Good, well-grounded book. Sometimes solutions are narrowed to one option (when there are many. For example there are myriad screen sharing softwares available-- many free- but in Remote it sounds like there is only one. Other solutions are offered as "only one", when it is actually important to point out that there are many.
The authors are real world folks, but I wonder where their recommendation for seeing a programmer's work comes from. For me to share copies of my work with another company wo...more
Dr. Pete Meyers
As a remote worker, I was hoping this would have more on working effectively. It's really focused on making the case for remote work. While I agreed with much of that case, I felt a lot of it was opinion-based. I'm not sure how effective some of the arguments would be in a corporate environment, although it's worth a read for someone trying to make that case.
Graham Lee
There's a revolution coming in American business culture books. Do you want to surf the wave, or be drowned?

Many business culture books have been doing things the old way. But some are doing it the new way, and we think it's working. You should try the new way, not just a little, but all in. Your colleagues-and your shareholders-will thank you.

I'm kidding, of course. There is no new way. American business culture books are all formulaic and-ironically for their demands that we be more innovative...more
Although this book wasn't amazing, it did spur a few ideas. I don't know how relevant it ultimately is to someone in ministry (though there are some obvious takeaways I'll be attempting to implement), and I'm not even fully convinced this is the way work will be done in the future, but it's still worth reading and thinking through.

Here are a few of my favorite thoughts from the book:

"If you ask people where they go when they really need to get work done, very few will respond 'the office'. If t...more
Ian Banks
Great read for anyone who has ever thought about seriously working from home.

When my kids were born I quickly realized that I would be spending more time sitting in traffic and at work than I could spend with my family. For the past 3 years I have been actively trying to figure out how to work while being able to spend ample time with family in a way that traditional business doesn't seem to care about.

For someone like me this book offers practical insights into what it actually takes to work re...more
Sean Goh
The ability to be alone with your thoughts is one of the key advantages of working remotely.

The problem with a fixed schedule is that when you can't get into the zone, there's rarely much that can force you into it, especially in creative work.

People might already be working remotely in the office, observe closely.
People also have the amazing ability to live down to low expectations. If you expect them to slack off when unsupervised, they probably will. Managers aren't babysitters.

Sometimes dist...more
I like what Jason Fried says a great deal, but I do feel this book in particular was a little light on substance. Yes, we definitely all want the "freedom from soul-crushing commutes, and increased productivity, but wanting it does not make it so. The book is really just about his personal experience with no additional research put in. Does he not know any other companies like his, nothing new to learn from them, alternative ways to execute.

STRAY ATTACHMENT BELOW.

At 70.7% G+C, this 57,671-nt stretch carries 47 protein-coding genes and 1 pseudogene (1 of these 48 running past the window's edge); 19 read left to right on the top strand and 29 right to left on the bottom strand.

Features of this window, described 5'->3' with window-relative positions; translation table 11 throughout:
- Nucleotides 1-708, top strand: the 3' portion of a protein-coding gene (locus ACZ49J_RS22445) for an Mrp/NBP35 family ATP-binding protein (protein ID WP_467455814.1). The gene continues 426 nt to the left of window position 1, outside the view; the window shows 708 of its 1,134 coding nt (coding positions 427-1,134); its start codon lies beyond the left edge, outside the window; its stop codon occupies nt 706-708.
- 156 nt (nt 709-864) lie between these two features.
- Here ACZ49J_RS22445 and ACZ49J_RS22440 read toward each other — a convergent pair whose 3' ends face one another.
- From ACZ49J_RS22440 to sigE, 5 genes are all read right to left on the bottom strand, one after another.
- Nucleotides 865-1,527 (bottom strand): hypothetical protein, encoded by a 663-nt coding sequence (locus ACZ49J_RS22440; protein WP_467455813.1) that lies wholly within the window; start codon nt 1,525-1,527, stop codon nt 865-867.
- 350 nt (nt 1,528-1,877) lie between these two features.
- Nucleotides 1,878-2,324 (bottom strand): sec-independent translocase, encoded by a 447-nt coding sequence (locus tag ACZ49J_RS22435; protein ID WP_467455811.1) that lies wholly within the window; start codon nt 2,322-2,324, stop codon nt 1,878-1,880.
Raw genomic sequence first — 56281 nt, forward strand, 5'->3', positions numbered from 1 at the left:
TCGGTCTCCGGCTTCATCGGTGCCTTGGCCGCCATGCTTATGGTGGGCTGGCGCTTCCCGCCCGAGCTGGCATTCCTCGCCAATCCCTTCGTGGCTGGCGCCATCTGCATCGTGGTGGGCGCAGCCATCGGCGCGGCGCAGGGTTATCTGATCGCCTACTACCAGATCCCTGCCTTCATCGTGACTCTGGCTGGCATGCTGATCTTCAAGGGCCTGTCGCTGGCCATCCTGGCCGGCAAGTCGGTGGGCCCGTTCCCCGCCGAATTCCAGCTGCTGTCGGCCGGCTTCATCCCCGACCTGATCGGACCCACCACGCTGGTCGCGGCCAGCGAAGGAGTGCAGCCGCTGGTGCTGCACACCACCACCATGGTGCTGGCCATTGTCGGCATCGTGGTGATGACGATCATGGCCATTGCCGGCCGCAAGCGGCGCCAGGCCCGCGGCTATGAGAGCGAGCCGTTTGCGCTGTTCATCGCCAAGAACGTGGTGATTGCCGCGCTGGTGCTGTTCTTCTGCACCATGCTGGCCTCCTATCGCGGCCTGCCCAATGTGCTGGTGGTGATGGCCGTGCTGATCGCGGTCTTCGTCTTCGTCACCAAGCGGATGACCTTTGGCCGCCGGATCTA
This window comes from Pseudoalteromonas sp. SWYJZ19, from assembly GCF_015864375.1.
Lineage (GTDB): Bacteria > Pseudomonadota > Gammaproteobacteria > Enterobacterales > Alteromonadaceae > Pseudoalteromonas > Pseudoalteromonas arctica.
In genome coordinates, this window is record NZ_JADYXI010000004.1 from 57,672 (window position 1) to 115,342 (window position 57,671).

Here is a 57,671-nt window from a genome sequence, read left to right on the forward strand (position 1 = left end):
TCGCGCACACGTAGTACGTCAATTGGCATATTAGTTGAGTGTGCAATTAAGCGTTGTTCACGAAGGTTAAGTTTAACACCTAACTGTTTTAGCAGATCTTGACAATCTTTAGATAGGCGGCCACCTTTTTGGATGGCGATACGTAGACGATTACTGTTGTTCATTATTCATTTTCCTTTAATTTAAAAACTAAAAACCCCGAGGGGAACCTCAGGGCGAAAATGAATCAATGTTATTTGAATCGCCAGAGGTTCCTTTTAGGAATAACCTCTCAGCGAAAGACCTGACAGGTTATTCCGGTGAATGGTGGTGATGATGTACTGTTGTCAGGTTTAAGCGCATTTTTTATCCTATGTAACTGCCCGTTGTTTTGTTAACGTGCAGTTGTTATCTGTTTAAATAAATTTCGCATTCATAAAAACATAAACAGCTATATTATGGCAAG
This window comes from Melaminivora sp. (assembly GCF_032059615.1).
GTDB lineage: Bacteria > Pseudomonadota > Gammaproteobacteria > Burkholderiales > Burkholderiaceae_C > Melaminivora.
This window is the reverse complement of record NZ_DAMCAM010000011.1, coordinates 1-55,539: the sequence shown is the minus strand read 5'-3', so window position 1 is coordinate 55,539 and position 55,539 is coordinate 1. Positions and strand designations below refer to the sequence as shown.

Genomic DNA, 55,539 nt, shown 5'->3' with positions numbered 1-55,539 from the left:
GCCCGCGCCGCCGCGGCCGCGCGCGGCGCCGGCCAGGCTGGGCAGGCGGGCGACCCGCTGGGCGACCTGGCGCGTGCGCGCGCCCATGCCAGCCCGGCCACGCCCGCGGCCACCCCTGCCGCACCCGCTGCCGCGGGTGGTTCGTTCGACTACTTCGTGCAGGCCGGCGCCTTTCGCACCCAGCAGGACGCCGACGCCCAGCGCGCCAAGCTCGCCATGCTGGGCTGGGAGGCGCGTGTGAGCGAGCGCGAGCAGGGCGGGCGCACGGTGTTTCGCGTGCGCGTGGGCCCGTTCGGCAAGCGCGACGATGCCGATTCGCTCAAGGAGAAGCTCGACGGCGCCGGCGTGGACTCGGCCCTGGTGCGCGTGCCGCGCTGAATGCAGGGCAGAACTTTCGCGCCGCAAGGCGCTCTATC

The book is written from the perspective that Remote w...more
Working remotely is a dream for a lot of people. It is a dream for me. One that involves me moving periodically from country to country, working from beaches, mountains, coffee shops... spending non-work hours doing the things that most people can only relegate to an occasional vacation. I work remotely from my own job on occasion (though usually only from my home) and have hired contract employees who work remotely. So I have some experience from both sides of this setup.

"Remote" does an excell...more
A really great book about remote working. You can look at this book with two different perspectives: As an employee and as an employer. As an employee, you can see the advantages of not being stuck to the same place everyday every hour. As an employer, you can look at it as a way to empower your employees, to trust them and to let them do great work wherever they are and judge them for the work they do and not for the office politics. Highly recommended.
Jaclyn Day
If you work remotely or want to work remotely, this book is a must-read. It’s short, concise and fascinating. I expected it to include more strategy about the implementation or mechanics of remote working, but it focuses more deeply on why remote employees make sense and why employers need to take a closer look at the advantages of remote work. I wish there had been more of the former, but it was still worth the read. This is a subject that I think will see a lot more attention paid to it over t...more
Alberto Pose
Nice book. This quote is awesome and applies to everybody living in South America/Argentina:

"By the same token, as a remote worker, you shouldn’t let employers get away with paying you less just because you live in a cheaper city. “Equal pay for equal work” might be a dusty slogan, but it works for a reason. If with regard to compensation you accept being treated as a second-class worker based on location, you’re opening the door to being treated poorly on other matters as well."
Remote - Page 16
Insightful, compelling, worth reading.
Nick Karrasch
Originally posted on Amazon:

I run an established small but growing remote business. Given how helpful Getting Real and Rework were for small, growing businesses, I assumed Remote would be full of great actionable strategies for being an effective remote team.

While there were 1 or 2 minor tidbits of useful information, the vast majority of the book is aimed at why non-remote companies should become remote, and how employees can convince their bosses to be...more
Victor Kryvenko
Читал одновременно с книгой Глеба Архангельского Работа 2.0. Очень интересно читать две книги одной тематики паралельно и видеть разницу в продукте :)

Книга “Офис не обязателен” написана в очень легком и прикольном стиле.

Книга больше похожа на манифест чем на практическое руководство как сидеть дома в подштаниках, отбиваясь от детей лезущих к ноуту и работать продуктивно. Канечно же, книга не лишена практических рекомендаций, но назвать их прорывными нельзя.

Мнение авторов довольно простое, но оче...more
This wasn't as in-dept or well-researched as I had hoped, and it skews very heavily toward to programming and web development side of things. I was disappointed because I had expected a less inductive and less industry-specific approach. I also found the writing a bit on the trite side and sometimes condescending. If the book were presented more as a memoir and guide to 37signals, I would have found it less grating (and also not read it). But as someone (an editor) who's been a remote worker for...more
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David Heinemeier Hansson is a Danish programmer and the creator of the popular Ruby on Rails web development framework. He is also a partner at the web-based software development firm 37signals based in Chicago, Illinois.
More about David Heinemeier Hansson...